“This doesn’t make any sense.”
“Not everything does. Not Everything has to.”
- Dr. Strange & The Ancient One (Doctor Strange)
Not every game has to be “perfect” and in almost every case if you look deep enough you can most likely find something that doesn’t work. This doesn’t mean that the game isn’t worth playing, and even still there are games that excel despite a great many negatives. I played a few notable titles this year that fell into this category, some with more glaring issues than others.
I was excited about this game since it was revealed last year at E3, mostly just based on the trailer and the fact that the creator of Mega Man was involved. But after the debacle of the company’s other game Mighty No. 9, my expectations were tempered a bit. One of the main reasons I picked up the game was actually a technological curiosity, as it was the first title released to support the new “Play anywhere” initiative from Xbox. This means that buying the game granted you both a console version (Xbox One) as well as a PC version of the game. I first booted up the console version just to see how it played/looked, and was nearly put off altogether by an absurdly long load time. After getting to the first save point, I then installed/launched the PC version and never looked back. With the added horsepower of my gaming PC, the game not only looked amazing, but my save carried over flawlessly so I didn’t have to start over again.
The gameplay is a standard Metroidvania set in a 3D world, and the combat actually had some fun elements (the color switching/matching of your ammo, swapping robots mid combat) all created a combat flow that focused more on looking cool and avoiding danger more than anything else. The frustrating thing about the game was that RIGHT when the story felt like it was starting to go somewhere it ends abruptly and forces you to start scouring the maps for cores to unlock what amounts to a challenge tower. The fact that the game’s ending is locked behind this is infuriating to me, as it feels like extensive padding that isn’t necessary in today’s gaming landscape. I would have much preferred a concise, exciting 12 hours as opposed to what appears to be the 20 hour slog that this game appears to be. Also, the fact that it seems like parts of the game were “edited for time” makes me fearful that a real ending to the game is going to be locked behind some kind of DLC.
I’ve written a lot already about this game, and I did eventually end up finishing it. All of the thoughts I put into that piece still stand. It’s an amazing tale of revenge set in a unique time/place that I totally wish was about 40% shorter than it ended up being. The main narrative was so fantastic that I had to see the conclusion to Lincoln Clay’s story, but the repetitive nature of the side content became extremely clear as I got close to the end. I eventually ended up powering my way through most of the side content while I had something playing on my second monitor, and even that felt kind of a waste of time. The rewards for completing the content didn’t seem to be worth it, but as a whole I can’t do anything but praise this as one of the best games I played this year on the story/presentation alone.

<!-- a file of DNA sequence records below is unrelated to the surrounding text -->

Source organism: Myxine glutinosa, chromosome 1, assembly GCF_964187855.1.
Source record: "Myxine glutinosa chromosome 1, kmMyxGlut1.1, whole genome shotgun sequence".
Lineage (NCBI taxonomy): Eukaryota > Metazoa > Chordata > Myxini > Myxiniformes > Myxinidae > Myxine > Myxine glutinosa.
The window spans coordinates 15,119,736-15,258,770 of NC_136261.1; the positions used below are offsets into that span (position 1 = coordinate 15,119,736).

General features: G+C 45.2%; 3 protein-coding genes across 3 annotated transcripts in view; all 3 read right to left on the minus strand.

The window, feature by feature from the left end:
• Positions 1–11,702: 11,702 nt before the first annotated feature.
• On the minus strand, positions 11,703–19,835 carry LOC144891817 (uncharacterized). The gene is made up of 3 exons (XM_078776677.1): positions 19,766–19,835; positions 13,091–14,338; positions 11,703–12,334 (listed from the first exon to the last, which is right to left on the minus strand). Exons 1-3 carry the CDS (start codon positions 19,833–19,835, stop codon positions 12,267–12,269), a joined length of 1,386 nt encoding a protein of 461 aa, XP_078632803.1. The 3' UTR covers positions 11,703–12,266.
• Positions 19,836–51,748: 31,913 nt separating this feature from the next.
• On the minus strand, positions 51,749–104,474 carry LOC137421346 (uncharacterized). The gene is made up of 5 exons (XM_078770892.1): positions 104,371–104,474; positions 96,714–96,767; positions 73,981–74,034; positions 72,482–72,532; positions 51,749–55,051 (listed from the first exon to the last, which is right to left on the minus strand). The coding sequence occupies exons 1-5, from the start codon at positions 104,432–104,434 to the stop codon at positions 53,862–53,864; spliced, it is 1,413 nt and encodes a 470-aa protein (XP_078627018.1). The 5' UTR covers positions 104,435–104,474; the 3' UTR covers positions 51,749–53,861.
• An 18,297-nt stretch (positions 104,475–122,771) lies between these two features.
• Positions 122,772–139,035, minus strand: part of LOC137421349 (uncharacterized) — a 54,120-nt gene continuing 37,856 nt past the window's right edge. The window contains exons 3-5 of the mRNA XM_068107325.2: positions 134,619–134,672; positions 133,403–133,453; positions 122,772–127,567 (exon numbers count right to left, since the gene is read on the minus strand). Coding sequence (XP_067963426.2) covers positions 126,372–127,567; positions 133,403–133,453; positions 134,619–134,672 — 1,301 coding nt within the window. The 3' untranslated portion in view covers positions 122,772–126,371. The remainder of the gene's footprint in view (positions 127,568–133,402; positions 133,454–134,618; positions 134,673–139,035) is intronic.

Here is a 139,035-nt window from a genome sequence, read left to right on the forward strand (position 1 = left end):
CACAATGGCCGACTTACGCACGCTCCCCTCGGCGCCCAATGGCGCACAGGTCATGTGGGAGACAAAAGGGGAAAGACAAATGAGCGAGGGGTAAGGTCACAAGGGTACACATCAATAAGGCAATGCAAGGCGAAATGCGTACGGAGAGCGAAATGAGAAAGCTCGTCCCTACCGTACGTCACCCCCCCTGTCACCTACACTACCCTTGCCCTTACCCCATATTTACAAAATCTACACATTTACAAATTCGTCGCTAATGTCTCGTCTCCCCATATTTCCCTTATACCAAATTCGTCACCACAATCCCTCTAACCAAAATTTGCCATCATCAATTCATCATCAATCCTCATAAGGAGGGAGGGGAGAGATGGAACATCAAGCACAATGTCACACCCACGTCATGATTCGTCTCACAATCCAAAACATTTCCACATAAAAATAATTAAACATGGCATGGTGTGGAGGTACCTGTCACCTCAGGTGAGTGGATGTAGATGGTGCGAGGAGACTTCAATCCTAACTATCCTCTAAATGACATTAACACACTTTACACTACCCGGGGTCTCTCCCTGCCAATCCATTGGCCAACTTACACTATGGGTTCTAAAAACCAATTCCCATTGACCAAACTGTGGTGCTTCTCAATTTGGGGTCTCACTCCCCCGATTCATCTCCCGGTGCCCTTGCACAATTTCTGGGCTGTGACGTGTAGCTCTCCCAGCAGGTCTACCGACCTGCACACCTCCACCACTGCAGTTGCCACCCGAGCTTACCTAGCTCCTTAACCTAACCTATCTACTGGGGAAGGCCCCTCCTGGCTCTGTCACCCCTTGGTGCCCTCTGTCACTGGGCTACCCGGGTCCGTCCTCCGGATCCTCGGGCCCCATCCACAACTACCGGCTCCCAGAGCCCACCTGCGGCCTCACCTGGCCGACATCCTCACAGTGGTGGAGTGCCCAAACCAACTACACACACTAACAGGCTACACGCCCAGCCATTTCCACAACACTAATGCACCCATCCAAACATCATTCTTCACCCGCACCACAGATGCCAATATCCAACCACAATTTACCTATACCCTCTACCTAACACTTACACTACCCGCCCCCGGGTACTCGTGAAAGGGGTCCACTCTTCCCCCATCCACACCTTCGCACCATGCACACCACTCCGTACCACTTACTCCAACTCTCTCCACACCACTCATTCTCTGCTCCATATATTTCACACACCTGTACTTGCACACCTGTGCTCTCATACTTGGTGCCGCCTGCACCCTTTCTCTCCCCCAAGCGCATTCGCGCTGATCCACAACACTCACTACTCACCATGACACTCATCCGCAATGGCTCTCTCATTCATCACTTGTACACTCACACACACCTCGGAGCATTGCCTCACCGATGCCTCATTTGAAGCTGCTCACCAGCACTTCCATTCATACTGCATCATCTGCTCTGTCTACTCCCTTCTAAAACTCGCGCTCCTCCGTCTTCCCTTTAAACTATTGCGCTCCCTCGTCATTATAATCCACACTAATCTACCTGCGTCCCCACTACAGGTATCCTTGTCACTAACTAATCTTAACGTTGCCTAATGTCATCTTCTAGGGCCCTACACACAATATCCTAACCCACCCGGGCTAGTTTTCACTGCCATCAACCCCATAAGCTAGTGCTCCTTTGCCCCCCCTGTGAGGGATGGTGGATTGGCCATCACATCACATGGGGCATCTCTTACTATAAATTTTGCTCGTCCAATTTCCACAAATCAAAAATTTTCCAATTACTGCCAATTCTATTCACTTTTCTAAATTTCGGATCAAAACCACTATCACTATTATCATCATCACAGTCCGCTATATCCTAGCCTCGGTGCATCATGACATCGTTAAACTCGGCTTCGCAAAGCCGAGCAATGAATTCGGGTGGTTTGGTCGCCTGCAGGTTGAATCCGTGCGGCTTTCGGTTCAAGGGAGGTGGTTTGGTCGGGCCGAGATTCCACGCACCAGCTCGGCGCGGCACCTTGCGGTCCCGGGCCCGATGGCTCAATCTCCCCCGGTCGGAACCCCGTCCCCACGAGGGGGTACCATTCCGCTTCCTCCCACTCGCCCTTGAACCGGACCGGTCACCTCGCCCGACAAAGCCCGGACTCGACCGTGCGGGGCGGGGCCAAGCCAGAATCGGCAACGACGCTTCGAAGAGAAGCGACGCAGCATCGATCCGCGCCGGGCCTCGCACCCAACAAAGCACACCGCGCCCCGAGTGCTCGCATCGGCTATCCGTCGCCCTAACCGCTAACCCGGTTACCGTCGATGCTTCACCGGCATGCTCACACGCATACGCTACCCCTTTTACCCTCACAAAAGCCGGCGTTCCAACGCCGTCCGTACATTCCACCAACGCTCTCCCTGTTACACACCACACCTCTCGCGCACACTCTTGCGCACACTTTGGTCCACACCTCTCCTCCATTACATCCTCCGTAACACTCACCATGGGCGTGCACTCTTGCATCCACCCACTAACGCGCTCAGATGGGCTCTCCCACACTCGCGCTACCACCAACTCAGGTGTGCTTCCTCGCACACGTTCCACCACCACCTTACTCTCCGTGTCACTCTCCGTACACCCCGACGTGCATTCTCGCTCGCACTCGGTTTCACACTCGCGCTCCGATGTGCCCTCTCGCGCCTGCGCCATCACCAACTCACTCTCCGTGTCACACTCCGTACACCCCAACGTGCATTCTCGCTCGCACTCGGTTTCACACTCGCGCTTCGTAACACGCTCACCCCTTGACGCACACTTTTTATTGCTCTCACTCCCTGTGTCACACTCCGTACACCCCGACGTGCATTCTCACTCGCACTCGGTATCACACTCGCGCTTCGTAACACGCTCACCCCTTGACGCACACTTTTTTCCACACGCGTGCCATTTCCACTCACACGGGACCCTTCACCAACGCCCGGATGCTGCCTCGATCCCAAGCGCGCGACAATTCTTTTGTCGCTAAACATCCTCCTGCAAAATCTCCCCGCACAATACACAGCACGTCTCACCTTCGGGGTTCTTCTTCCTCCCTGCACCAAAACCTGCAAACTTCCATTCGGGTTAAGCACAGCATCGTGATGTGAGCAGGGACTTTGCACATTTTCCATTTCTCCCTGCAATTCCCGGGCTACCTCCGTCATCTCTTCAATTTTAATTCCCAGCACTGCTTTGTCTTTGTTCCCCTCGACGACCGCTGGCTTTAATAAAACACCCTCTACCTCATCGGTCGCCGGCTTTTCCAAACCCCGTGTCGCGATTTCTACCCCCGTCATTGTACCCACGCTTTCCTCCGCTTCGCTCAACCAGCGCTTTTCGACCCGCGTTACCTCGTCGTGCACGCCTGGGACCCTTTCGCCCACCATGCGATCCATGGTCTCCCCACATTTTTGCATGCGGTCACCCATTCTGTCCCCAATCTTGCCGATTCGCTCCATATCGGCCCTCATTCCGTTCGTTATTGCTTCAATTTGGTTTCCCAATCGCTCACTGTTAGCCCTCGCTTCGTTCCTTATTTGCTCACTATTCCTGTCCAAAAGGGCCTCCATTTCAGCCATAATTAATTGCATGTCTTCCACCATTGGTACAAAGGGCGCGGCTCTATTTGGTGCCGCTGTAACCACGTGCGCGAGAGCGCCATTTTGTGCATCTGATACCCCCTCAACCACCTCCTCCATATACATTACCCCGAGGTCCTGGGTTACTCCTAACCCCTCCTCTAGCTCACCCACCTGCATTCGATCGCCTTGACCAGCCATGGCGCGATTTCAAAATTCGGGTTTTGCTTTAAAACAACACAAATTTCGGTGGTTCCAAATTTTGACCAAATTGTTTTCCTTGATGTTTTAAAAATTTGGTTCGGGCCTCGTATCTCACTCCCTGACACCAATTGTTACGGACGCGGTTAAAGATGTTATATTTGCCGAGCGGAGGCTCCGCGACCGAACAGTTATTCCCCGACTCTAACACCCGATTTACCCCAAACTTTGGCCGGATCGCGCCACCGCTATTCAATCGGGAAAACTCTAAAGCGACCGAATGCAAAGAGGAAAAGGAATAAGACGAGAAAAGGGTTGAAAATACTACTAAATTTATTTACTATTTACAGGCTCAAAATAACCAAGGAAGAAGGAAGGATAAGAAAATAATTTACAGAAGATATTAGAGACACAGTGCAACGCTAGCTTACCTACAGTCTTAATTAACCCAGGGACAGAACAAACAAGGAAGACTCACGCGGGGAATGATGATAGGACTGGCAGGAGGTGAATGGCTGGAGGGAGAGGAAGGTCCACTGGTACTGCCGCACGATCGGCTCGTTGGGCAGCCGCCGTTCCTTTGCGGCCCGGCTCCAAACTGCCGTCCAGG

Just like with Inside, I’ve never actually been a fan of the developer’s (Remedy) previous titles, even bordering on hatred. I thought that Max Payne was cool but never had a PC powerful enough to run the game at the time, and Alan Wake frustrated me with it’s dumb flashlight mechanic and secrets being everywhere that required you to run in random directions to discover them. Their ambition with Quantum Break (mostly the integration of a live-action show) as well as being the first “cross buy” title had me picking it up at launch. After some initial frustrations with enemies being more like bullet sponges than I normally like, I began to get a handle on the time manipulation powers in combination with my shooting skills and began to enjoy their encounter design greatly. It also seemed like they spared little expense with the cast of the game, as all the main characters were people I recognized from Movies/TV (including not one but TWO alums from The Wire) and their likenesses were well represented in the game itself.
The game also was broken up into easily playable chapters, running a few hours each, and capped off by an “episode” of the live action show as well as a brief gameplay section where you “play” as the villain and make a choice. The later episodes where I began combining all of my time powers with the shooting created some of the more satisfying gameplay experiences I had this year. Unfortunately this all came to a crashing halt with what can only be described as the worst boss battle I’ve encountered since Deus Ex: Mankind Divided. After spending countless hours honing your time control skills and shooting, the final boss battle felt so disconnected from the rest of the game, introducing unexpected hazards to avoid and generally being terrible altogether. It was a real sour end to what up to that point had been a cool sci-fi adventure. Overall though, I’d still say it was a unique experience that it worth playing, even with a final boss battle that nearly made me quit in anger.